As per the suggestion of the German Ministry of Finance, the country should be able to understand the need of blockchain in the current scenario and hence they should consider blockchain-based securities as a legitimate form of financial instrument and should release appropriate and adequate regulations for them.
According to the latest published news, the agency stated that securities can also be issued in an electronic form and need not be documented on paper. The announcement read that “German law should generally be opened up for electronic securities, i.e., the currently mandatory documentary embodiment of securities (paper form) should no longer apply without restriction. The regulation of electronic securities should be technology-neutral, i.e., the issue of electronic securities should also be possible on Blockchain / Distributed Ledger Technology ( DLT ). The opening is initially limited to electronic debt securities. The introduction of the electronic share should not be dealt with at this time. The regulatory burden that would be necessary would preclude a timely introduction of the electronic security. ”
There should be an appropriate authority who would be responsible for the formation of regulating such digital instruments and should also be flexible enough to adjust against the rules prescribed for changing the reality of blockchain tech. The ministry further added that “In view of the fact that the technical standards and requirements can change rapidly, authorization should be provided to regulate the specific technical details by legal regulation.”
According to the government the first step is to consider the electronic deeds and should then move to consider digital shares as the extent of regulation required for digital shares would delay the timely introduction of any electronic securities. Further, the paper stated that “in order to avoid the possibility of manipulation,” all the Securities should get registered at a single place managed by the central government authorities.
The Ministry further agreed that, if digital securities would get traded on the country’s trading venues, then the same should also get registered with the country’s central security depository (CSD). There is a “separate regulations should be provided for the acquisition and transfer of electronic securities as well as good faith protection.” The paper further added that the retail investors should be allowed to purchase tokenized securities only via financial institution who would act as an intermediary.
However, the document stated that it is not essential for digital securities to “The use of blockchain technology should not be privileged, especially with regard to the state-of-the-art development of the sometimes high energy requirements of public blockchain technologies and their climatic effects.”
The blueprints read that “As a rule, utility tokens do not constitute securities, investments or other financial instruments under the German Securities Trading Act and in most cases will not be electronic bonds in the future, although it could be determined by law that a public offer of utility tokens may only take place if the provider has previously published an information sheet. ”
Further, Talking on the regulations around coin offerings, the paper read “As part of the public offering of cryo-tokens ( Initial Coin Offering – ICO ), crypto-tokens have been offered to a significant extent in recent years, which generally do not constitute securities, investments or other financial instruments within the meaning of the Securities Trading Act. As a result, the issuance of these tokens – unlike the future issue of electronic bonds – will not be subject to existing capital market regulations. At the same time, investing in crypto tokens poses risks for investors. Against this background, the regulation of the public offer of these tokens is put up for discussion in the key issues paper.“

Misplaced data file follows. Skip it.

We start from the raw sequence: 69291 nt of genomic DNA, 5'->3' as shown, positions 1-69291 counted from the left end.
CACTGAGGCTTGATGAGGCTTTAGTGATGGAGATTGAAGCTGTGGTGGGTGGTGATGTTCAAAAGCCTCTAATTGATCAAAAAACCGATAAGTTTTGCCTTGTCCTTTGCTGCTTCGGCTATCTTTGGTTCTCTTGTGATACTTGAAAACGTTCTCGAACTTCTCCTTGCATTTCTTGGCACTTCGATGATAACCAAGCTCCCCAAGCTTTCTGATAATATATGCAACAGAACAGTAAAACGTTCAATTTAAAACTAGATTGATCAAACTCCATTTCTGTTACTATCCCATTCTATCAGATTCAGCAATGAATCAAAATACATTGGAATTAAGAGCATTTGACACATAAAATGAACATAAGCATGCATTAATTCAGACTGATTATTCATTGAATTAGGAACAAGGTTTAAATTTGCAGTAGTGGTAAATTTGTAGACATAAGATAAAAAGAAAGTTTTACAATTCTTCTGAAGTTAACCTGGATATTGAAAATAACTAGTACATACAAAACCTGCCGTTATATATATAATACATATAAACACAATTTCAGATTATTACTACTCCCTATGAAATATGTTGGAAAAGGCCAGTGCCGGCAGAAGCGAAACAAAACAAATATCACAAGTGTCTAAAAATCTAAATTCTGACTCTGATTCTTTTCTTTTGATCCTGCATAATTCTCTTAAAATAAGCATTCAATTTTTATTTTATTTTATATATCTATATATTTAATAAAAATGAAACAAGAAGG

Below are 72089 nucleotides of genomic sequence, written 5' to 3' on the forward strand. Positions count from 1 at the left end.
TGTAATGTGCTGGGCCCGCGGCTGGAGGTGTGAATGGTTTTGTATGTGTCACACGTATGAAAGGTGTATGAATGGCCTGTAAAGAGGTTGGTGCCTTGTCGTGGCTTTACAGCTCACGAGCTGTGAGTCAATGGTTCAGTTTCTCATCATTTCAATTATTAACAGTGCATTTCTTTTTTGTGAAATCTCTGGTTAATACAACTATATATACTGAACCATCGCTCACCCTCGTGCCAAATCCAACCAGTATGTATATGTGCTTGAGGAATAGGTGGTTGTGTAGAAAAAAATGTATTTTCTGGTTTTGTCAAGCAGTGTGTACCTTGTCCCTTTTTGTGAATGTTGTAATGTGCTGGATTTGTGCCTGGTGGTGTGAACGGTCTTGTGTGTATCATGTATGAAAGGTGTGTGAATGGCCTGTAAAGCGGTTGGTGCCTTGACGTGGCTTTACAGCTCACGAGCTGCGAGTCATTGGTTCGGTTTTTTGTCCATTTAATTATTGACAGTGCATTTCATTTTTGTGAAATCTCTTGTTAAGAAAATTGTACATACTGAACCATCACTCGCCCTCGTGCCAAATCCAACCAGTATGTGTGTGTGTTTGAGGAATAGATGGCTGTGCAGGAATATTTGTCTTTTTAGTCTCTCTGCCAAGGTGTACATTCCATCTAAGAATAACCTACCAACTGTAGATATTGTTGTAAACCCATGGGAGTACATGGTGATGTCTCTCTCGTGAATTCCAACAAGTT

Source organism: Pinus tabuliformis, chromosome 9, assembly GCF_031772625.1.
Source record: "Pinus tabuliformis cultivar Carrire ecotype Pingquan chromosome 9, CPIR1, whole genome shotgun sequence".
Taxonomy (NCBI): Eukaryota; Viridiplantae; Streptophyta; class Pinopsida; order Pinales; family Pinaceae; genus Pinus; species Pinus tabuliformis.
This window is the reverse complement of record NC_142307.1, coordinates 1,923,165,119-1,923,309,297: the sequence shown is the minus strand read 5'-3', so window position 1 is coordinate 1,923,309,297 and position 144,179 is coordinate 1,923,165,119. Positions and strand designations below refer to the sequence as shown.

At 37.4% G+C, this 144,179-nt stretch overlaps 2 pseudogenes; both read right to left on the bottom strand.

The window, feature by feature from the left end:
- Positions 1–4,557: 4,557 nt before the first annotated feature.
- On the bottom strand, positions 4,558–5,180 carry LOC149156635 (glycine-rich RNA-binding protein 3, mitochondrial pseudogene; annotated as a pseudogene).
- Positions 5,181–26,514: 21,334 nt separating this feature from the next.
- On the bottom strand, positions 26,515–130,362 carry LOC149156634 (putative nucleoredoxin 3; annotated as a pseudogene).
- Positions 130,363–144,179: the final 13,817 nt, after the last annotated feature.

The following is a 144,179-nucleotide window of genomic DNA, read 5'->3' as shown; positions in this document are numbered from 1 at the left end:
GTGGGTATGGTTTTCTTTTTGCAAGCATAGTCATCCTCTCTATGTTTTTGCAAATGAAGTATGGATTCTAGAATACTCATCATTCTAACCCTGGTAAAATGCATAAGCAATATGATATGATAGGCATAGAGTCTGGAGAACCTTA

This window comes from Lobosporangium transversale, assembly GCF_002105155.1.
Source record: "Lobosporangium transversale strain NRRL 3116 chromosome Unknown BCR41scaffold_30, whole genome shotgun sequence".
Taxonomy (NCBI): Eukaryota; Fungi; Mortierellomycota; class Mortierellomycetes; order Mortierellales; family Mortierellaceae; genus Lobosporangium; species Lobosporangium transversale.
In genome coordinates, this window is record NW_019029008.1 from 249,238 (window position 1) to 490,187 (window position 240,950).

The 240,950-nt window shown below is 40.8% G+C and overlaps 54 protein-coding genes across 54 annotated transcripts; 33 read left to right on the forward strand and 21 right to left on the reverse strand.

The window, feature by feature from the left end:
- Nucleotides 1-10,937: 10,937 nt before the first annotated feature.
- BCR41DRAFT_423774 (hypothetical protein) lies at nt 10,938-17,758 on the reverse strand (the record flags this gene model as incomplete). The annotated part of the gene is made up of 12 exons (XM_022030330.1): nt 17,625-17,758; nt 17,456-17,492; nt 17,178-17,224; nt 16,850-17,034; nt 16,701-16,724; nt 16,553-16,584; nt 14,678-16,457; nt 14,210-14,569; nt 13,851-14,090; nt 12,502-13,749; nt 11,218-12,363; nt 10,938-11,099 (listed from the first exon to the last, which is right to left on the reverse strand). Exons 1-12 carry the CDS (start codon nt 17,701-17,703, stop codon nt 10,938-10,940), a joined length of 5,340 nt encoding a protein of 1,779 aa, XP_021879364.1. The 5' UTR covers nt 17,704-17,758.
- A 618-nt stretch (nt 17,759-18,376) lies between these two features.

The ministry’s suggestions amid the draft bill about security token offerings (STOs) which currently in process at the German parliament.
Senator Thomas Heilmann, a member of the Christian Democratic Union (CDU), Germany’s ruling political party, stated that “The technology sounds very interesting, but people don’t really understand it,”
The blockchain startup, Lition, has been guiding Heilmann on the new legislative proposal. Richard Lohwasser, The CEO of Lition stated that “The bill now exists in the form of “discussion materials” and has been discussed by German lawmakers and government bodies behind closed doors,”
Further, Lohwasser explained that “As it stands, without comprehensive regulation of security tokens in Europe, dealing with them can mean a whole range of problems: holding a token doesn’t mean holding equity from a legal standpoint, dividend payments are not legally compliant, and if a token gets sold the buyer doesn’t acquire legal rights to receive dividends”
According to the document of the Finance Ministry, it revealed that Germany would also be able to take the leading position in tokenized finance post the application of the latest draft bill.
Lewis Cohen, a lawyer at the New York-based law firm DLx Law stated that “Even if the German capital markets are not that significant right now, especially from the point of view of companies here in the U.S., the fact that policymakers in Germany are taking active steps to encourage the use of security tokens will be noticed, and lessons will be learned, around the world. The German experiment, if you will, is important for creating a model, in which the wider blockchain community can learn what works well and what doesn’t work as well.”